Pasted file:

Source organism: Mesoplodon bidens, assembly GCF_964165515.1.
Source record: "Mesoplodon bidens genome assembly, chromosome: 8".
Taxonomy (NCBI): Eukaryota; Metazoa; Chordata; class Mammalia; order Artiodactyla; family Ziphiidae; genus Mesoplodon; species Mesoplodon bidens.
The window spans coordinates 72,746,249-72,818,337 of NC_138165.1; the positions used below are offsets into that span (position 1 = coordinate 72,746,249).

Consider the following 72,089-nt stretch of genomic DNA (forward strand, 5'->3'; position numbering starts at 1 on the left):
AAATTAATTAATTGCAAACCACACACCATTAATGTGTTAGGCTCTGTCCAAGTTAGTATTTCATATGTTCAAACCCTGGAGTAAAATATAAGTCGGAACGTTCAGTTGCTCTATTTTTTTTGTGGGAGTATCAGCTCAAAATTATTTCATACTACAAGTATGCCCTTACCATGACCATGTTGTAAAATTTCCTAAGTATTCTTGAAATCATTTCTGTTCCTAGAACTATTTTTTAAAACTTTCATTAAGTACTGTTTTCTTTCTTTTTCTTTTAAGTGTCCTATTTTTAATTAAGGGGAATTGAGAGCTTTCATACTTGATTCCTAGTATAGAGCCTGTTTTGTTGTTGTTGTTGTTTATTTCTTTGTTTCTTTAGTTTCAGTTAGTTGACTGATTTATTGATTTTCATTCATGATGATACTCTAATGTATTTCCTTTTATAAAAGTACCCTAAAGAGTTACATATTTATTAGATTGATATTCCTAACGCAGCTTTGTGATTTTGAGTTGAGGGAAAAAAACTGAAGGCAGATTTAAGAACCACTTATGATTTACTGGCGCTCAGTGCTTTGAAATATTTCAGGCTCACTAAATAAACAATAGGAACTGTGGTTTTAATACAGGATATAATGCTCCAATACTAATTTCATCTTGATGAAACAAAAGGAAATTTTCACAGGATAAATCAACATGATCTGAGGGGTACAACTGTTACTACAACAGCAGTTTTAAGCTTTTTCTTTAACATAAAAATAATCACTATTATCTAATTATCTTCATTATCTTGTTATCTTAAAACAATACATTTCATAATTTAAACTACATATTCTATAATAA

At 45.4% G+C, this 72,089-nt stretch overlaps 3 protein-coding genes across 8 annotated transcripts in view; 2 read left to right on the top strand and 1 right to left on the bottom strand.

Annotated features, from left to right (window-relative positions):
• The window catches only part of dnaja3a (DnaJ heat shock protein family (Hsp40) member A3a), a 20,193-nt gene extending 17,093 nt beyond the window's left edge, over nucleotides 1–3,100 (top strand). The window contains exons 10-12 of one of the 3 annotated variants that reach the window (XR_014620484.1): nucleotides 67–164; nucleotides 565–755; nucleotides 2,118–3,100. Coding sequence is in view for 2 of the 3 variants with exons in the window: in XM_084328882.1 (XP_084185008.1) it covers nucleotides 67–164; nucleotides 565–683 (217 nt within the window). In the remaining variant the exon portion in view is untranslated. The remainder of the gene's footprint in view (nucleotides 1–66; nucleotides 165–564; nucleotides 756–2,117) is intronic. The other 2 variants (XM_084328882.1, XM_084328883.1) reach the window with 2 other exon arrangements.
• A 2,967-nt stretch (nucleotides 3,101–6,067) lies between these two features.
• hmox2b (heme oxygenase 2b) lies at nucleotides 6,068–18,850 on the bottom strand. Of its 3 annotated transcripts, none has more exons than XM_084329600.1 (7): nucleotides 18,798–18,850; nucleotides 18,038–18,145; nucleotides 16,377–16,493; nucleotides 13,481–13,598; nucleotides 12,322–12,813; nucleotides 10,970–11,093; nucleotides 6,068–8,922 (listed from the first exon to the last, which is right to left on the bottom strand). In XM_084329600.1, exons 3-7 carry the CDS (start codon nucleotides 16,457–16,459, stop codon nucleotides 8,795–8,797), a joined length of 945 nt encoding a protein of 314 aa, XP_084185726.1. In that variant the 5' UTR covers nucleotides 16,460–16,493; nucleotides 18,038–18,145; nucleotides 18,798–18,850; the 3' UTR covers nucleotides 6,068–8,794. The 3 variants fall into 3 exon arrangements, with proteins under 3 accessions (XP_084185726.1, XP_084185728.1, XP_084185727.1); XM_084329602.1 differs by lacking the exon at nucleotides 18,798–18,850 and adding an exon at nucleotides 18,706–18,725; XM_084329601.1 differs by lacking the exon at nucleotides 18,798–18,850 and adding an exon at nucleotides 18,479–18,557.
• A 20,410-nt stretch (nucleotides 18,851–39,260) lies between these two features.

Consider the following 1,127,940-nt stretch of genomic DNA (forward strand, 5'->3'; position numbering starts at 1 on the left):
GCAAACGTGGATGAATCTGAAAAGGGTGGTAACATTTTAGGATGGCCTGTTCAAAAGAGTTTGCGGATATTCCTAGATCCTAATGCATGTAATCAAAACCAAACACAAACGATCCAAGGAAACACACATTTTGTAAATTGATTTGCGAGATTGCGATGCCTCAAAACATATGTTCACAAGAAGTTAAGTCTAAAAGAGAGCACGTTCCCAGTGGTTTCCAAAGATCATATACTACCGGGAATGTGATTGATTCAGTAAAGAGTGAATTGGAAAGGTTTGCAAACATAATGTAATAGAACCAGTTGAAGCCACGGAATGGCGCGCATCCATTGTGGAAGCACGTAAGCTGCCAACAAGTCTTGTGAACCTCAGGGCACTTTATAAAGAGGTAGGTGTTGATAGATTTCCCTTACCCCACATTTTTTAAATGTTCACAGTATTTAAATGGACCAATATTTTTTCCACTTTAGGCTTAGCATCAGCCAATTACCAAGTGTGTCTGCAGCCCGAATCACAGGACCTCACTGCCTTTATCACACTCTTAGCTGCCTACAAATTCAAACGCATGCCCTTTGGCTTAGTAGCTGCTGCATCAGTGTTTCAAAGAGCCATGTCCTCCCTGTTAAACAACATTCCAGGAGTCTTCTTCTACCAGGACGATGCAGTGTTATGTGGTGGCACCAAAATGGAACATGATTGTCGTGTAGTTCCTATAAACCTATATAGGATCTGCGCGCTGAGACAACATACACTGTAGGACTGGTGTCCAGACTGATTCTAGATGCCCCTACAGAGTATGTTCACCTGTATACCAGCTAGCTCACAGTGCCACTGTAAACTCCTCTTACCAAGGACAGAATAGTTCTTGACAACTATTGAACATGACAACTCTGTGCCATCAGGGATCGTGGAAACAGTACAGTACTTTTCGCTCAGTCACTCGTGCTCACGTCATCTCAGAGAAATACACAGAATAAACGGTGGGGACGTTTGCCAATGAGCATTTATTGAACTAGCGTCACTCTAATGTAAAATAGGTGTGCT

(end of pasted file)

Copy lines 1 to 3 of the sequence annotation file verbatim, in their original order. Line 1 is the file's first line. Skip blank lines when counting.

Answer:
Source organism: Mesoplodon bidens, assembly GCF_964165515.1.
Source record: "Mesoplodon bidens genome assembly, chromosome: 8".
Taxonomy (NCBI): Eukaryota; Metazoa; Chordata; class Mammalia; order Artiodactyla; family Ziphiidae; genus Mesoplodon; species Mesoplodon bidens.